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EU Exit Negotiations

Part of the debate – in the House of Commons at 10:42 am on 15th November 2018.

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Photo of Jeremy Corbyn Jeremy Corbyn Leader of Her Majesty's Official Opposition, Leader of the Labour Party 10:42 am, 15th November 2018

I want to thank the Prime Minister for an advance copy of her statement.

The withdrawal agreement and the outline political declaration represent a huge and damaging failure. After two years of bungled negotiations, the Government have produced a botched deal that breaches the Prime Minister’s own red lines and does not meet our six tests. The Government are in chaos. Their deal risks leaving the country in an indefinite halfway house, without a real say. When even the last Brexit Secretary, who, theoretically at least, negotiated the deal, says that

“I cannot support the proposed deal”,

what faith does that give anyone else in this place or in this country? The Government simply cannot put to Parliament this half-baked deal that both the Brexit Secretary and his predecessor have rejected. No deal is not a real option, and the Government have not seriously prepared for it. The Government must publish their full legal advice, the Treasury a full economic impact assessment of the deal and the Office for Budget Responsibility an updated economic forecast.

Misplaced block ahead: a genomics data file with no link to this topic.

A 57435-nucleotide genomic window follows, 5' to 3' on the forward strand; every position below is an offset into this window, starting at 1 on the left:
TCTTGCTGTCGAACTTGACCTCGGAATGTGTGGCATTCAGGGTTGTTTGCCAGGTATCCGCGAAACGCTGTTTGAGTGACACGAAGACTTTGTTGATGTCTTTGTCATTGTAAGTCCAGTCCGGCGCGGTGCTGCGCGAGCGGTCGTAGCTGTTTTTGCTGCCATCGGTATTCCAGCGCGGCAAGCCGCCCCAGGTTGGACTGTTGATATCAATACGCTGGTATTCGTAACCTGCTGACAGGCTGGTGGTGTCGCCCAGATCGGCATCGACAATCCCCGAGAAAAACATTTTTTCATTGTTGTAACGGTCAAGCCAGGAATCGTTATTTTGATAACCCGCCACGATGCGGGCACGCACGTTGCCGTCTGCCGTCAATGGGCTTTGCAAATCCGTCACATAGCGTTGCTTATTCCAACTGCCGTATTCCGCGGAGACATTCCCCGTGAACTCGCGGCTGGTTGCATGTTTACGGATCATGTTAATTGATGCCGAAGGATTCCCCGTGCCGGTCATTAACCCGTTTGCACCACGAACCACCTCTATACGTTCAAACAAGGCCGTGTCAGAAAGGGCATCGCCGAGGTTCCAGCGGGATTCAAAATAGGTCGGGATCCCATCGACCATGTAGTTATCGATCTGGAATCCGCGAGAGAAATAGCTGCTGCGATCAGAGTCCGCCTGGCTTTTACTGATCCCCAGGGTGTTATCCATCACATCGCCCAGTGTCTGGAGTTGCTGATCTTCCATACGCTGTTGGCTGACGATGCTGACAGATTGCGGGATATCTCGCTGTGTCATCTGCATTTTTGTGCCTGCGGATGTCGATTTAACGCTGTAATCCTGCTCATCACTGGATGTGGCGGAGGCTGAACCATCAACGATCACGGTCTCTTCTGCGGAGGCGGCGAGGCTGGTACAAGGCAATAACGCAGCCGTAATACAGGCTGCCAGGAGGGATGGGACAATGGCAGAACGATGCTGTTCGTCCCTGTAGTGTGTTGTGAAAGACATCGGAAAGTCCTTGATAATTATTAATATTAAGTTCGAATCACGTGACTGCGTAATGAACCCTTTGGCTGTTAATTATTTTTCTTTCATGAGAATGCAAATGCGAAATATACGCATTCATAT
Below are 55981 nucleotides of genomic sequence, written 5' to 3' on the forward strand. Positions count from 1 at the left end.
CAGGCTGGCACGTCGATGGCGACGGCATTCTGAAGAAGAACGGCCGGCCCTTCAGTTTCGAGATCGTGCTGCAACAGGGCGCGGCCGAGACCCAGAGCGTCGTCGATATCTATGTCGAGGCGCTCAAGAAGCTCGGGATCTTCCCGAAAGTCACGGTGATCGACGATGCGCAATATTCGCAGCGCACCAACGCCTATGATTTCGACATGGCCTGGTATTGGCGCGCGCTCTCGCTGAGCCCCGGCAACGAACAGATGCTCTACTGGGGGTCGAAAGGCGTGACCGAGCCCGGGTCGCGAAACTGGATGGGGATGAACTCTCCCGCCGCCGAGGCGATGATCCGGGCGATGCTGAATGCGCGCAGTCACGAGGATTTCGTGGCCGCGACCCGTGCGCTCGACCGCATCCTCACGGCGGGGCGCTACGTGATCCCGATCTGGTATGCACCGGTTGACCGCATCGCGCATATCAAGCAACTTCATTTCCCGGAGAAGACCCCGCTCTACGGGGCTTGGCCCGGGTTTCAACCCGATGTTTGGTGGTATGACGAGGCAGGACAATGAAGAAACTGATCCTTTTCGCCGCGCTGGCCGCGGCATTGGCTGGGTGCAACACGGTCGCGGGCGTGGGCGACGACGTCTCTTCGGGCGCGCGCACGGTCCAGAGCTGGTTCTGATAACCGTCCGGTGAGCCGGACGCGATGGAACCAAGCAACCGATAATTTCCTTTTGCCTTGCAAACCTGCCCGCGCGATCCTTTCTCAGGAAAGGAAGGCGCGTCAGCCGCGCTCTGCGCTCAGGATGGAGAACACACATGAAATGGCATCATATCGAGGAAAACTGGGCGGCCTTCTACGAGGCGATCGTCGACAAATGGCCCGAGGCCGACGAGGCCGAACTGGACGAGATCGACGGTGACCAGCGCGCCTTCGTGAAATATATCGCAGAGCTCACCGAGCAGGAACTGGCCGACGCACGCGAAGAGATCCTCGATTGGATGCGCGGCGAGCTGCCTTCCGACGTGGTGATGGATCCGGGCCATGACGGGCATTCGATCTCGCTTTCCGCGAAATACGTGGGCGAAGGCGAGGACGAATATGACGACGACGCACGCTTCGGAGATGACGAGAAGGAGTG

The withdrawal agreement is a leap in the dark—an ill-defined deal by a never defined date. There is no mention of the Prime Minister’s favoured term “implementation period” anywhere in the 585 pages of this document. And no wonder, as there is precious little new to implement spelled out in either the agreement or the political declaration. Article 3 of the agreement states that transition can be extended to end by “31 December 20XX”. Can the Prime Minister confirm that this permits an extension to be rolled on until 2099?

Can the Prime Minister confirm that if the UK Government cannot agree a comprehensive future relationship by January 2021, which few believe will be possible and which the last two years give us no confidence the Government can do, those negotiations would have to be put on hold, because the focus would then inevitably shift from negotiations on the future relationship to those on an extension of the transition period, including further payments to the EU? Article 132 sets out that process fairly clearly.

How confident is the Prime Minister that a deal can be done by the end of 2020, and can she confirm that if a new trade agreement is not agreed by 31 December 2020, article 132 will apply—meaning our paying a huge financial contribution to extend the transition period—if we are to avoid triggering the backstop, as the Prime Minister insists is her position? Should the backstop come into force, there would be no time limit or end point, and if either party requested a review and there was no agreement, it would go to independent arbitration. The backstop locks Britain into a deal it cannot leave without the agreement of the EU. Restrictions on state aid are hardwired into the backstop, with an arbitration mechanism, but no such guarantee exists for workers’ rights.